Interview: Frankie Sanjana and her first Pro win in France

A chat with Frankie Sanjana, Great Britain's latest IRONMAN 70.3 winner about her fIrst Pro win at IRONMAN 70.3 Les Sables d'Olonne in France

Chief Correspondent
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Q&A with Great Britain’s latest IRONMAN 70.3 Pro race winner – Frankie Sanjana

It’s taken a lot of effort and plenty of struggles to make it, but on Sunday, Great Britain’s Frankie Sanjana crossed the line at the debut of IRONMAN 70.3 Les Sables d’Olonne in France to make her first visit to a Pro podium in 70.3 racing, the top step.

Quite a turnaround, as two weeks ago she was close to being rescued from the swim by safety crew at The Championship in Samorin, Slovakia.

I got in touch with Frankie to find out what happened there, how she has recovered from that – physically and mentally – and how the former Elite rower and strong cyclist, managed to win the race on the run.

We’ve seen a significant step up in your performances leading in to The Championship in Samorin. A big race, quality field, lots of coverage… and your race was over before T1. What happened there, and was that completely out of the blue?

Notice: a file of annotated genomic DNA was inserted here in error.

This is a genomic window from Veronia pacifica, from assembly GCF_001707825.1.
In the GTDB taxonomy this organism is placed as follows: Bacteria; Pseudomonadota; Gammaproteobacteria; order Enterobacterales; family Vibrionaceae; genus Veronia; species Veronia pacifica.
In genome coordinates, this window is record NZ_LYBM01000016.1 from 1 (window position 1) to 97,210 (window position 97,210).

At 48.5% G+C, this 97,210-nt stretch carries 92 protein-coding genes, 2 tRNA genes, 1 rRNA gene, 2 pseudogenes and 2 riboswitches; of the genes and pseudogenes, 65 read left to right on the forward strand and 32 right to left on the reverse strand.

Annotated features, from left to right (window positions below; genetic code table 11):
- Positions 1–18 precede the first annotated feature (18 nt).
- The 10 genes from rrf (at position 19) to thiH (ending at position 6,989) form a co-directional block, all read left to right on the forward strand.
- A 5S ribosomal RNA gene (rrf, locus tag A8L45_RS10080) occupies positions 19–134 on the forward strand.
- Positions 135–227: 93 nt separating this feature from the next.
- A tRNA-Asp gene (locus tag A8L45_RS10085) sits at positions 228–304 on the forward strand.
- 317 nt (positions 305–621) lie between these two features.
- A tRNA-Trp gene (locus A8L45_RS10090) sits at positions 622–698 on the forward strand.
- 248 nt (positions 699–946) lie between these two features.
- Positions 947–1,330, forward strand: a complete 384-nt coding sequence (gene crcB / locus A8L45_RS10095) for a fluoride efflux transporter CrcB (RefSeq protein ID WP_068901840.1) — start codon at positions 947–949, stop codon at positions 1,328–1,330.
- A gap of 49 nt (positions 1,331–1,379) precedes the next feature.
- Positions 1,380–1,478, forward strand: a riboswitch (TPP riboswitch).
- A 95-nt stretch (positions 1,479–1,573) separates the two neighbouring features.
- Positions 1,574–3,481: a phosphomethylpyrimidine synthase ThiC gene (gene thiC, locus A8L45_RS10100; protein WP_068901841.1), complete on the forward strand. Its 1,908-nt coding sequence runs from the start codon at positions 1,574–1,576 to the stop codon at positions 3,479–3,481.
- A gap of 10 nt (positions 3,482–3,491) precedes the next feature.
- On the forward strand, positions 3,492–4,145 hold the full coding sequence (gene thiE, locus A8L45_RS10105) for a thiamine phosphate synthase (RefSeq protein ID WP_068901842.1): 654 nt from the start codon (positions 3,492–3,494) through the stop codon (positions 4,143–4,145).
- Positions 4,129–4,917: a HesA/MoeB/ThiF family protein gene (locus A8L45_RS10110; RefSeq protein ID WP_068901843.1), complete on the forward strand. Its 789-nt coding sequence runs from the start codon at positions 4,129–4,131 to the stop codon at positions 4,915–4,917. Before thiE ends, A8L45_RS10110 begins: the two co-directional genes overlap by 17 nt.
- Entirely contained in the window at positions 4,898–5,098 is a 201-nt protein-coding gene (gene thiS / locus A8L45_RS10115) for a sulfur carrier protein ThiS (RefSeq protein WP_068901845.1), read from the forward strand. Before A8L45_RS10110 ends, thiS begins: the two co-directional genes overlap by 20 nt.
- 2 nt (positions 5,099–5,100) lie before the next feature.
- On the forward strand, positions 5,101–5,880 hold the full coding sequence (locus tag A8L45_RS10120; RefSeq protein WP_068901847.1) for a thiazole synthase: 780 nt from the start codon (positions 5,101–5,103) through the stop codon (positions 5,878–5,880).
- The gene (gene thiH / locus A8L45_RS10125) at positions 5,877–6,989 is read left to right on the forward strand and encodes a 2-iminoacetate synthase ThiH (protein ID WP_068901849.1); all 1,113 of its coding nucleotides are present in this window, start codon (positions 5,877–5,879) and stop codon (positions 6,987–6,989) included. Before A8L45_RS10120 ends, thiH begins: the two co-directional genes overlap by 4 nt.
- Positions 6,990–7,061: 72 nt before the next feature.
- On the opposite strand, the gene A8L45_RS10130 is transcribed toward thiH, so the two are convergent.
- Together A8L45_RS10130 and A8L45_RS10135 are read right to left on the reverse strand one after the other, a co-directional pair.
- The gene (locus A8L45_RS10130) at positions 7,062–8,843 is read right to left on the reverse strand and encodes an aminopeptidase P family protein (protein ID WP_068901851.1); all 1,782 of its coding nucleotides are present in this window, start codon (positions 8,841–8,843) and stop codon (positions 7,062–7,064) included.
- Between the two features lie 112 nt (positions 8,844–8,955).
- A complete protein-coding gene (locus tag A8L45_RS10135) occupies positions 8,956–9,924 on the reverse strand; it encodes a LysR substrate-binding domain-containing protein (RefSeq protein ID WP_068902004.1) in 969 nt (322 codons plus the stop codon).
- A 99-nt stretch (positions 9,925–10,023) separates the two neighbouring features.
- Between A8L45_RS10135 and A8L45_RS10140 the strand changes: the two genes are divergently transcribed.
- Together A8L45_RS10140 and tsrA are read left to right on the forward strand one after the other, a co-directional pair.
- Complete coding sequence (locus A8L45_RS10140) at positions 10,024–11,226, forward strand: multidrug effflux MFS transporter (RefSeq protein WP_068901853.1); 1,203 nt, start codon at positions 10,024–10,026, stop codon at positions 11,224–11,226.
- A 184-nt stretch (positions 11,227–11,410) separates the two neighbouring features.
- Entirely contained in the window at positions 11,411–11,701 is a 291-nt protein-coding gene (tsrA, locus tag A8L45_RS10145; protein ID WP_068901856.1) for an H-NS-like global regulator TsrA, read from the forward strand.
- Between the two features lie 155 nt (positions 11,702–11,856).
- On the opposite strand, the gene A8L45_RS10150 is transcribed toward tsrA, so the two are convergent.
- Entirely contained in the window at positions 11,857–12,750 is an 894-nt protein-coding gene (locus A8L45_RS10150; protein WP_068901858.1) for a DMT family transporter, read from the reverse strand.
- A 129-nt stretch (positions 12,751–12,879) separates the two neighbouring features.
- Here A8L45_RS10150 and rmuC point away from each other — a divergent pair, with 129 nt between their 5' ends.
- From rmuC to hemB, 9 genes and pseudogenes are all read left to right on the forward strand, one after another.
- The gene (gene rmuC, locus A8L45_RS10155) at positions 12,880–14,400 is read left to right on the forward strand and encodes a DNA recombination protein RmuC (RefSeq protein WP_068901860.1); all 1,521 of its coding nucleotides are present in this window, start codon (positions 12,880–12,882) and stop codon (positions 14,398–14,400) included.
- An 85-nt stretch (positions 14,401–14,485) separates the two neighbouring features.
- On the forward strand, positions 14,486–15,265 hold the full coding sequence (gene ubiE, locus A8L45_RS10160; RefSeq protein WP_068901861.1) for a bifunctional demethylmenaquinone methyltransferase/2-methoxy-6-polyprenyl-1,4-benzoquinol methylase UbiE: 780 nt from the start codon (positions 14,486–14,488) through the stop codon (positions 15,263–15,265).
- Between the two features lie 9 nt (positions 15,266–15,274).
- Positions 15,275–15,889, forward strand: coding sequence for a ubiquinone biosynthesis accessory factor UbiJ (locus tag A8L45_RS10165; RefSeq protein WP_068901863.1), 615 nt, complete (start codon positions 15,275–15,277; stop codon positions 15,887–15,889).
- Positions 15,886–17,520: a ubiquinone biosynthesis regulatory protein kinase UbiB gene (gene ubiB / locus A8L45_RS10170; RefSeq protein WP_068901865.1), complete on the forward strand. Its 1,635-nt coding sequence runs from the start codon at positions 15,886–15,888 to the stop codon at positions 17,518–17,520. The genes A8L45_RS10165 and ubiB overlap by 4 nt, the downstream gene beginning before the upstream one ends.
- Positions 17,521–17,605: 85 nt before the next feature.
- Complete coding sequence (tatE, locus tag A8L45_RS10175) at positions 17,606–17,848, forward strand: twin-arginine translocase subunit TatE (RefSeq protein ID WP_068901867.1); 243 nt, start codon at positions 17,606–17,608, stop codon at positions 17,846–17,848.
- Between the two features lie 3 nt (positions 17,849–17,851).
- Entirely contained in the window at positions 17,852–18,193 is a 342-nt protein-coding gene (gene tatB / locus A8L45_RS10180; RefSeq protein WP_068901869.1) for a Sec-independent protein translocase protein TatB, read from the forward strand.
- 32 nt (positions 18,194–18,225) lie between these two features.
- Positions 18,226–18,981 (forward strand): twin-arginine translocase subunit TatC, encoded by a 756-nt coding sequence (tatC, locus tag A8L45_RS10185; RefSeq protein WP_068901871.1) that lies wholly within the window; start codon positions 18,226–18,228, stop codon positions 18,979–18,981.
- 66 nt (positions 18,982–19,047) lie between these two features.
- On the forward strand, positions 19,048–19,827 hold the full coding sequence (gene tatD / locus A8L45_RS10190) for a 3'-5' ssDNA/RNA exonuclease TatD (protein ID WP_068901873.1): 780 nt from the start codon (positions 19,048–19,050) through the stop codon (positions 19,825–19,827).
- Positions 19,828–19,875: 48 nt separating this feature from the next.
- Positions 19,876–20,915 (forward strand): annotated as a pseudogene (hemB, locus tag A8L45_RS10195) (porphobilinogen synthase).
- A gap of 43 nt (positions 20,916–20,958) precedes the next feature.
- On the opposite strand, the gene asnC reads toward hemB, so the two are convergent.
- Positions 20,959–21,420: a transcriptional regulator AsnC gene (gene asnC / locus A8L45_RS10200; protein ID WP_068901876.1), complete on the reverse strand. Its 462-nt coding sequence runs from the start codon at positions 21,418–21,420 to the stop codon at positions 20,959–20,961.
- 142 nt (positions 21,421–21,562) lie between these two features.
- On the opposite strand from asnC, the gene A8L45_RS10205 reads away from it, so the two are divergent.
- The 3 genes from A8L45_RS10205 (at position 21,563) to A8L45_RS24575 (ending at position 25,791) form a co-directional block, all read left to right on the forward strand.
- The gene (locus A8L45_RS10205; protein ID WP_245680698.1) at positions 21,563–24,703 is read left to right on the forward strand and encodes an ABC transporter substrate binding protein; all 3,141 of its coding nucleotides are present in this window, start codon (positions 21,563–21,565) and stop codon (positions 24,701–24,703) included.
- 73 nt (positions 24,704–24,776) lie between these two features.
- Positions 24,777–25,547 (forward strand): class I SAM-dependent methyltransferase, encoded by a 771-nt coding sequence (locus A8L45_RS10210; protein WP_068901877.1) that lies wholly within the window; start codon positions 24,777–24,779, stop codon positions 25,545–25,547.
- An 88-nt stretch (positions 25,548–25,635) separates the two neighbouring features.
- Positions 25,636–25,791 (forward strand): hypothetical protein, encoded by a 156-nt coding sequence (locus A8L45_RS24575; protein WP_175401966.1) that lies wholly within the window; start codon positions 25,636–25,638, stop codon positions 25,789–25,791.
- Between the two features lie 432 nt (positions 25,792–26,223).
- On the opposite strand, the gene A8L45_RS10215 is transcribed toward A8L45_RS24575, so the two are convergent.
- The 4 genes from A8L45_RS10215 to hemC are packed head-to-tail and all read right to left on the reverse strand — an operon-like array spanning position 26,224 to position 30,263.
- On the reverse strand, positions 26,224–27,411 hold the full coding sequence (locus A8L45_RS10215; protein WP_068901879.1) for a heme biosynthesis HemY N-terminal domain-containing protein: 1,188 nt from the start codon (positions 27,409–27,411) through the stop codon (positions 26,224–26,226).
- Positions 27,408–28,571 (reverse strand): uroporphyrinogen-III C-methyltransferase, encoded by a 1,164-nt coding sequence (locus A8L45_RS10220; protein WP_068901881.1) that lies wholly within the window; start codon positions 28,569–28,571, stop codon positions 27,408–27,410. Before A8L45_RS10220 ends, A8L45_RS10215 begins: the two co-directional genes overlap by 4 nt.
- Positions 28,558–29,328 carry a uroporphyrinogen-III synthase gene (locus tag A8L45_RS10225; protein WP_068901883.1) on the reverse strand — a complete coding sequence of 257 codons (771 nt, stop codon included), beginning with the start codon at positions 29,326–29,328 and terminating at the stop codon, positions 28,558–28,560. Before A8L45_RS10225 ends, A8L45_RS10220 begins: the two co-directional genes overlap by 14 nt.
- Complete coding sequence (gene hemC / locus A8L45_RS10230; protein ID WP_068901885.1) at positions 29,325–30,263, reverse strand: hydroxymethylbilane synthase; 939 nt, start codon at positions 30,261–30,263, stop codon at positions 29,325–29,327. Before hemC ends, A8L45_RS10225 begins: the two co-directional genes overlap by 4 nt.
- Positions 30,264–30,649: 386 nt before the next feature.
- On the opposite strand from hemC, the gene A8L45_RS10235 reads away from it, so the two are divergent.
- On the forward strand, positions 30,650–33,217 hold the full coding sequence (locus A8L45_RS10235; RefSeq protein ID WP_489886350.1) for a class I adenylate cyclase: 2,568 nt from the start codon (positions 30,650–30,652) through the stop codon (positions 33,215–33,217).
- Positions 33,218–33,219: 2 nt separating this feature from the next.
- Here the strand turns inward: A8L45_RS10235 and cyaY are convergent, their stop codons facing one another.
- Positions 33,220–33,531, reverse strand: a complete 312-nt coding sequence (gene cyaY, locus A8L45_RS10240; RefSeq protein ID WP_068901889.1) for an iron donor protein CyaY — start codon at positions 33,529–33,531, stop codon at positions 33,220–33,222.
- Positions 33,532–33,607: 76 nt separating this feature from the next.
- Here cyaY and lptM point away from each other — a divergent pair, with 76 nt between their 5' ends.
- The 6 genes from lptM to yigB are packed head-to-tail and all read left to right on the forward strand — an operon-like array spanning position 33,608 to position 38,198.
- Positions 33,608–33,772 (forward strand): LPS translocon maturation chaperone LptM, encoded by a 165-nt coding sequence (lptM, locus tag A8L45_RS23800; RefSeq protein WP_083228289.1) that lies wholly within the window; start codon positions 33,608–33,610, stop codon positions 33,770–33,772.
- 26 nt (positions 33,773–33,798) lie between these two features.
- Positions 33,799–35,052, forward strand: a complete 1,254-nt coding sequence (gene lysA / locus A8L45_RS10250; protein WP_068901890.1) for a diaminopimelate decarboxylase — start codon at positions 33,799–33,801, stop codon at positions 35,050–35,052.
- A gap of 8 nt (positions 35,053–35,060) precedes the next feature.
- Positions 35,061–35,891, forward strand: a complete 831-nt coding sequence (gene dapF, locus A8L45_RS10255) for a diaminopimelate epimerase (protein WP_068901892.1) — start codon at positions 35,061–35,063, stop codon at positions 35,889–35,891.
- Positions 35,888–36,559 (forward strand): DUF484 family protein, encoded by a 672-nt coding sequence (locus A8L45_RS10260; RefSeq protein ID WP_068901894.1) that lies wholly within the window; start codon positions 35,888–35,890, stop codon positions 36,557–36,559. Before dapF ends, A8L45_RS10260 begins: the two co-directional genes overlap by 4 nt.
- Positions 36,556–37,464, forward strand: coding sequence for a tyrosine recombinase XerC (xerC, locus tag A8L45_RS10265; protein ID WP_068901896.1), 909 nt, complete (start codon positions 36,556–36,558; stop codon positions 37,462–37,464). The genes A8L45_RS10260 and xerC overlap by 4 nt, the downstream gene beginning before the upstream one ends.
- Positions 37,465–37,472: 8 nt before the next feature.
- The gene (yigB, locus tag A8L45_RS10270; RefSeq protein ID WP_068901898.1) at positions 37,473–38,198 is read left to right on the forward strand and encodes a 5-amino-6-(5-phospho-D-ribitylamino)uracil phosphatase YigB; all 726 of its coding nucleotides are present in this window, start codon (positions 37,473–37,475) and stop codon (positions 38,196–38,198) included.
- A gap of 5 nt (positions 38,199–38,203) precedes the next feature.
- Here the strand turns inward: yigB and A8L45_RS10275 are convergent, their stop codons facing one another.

I was hugely disappointed with my day in Samorin. I was a little concerned before the race with how I would deal with the very cold water temperature, especially given I had planned to use the practice swims in the days before the race and they were cancelled due to water conditions. I’ve previously found that getting into colder water than this, even once before race day, is sufficient for me to be prepared.

During the swim I was uncomfortable to start with but felt as though I was dealing with the temperature completely fine until I turned around the last buoy to come in to the swim exit. I suddenly had a cramp in my right calf that was so severe I couldn’t do anything other than grab hold of it and scream! To give credit where it’s due, a safety boat was with me in seconds, with one person in the water holding onto me and another holding onto me from inside the boat. I asked them not to take me in to shore in the hope that I’d be able to continue my race once the cramp eased. However, once I’d made it out of the water I found that I couldn’t even walk, and quickly realised that it would be a stupid decision to attempt what would likely be an extremely poor finish, if I was able to finish at all, at a very high risk of more serious injury.

Frankie Sanjana

Aside from the physical recovery, was that tough to deal with mentally – and how did you do that?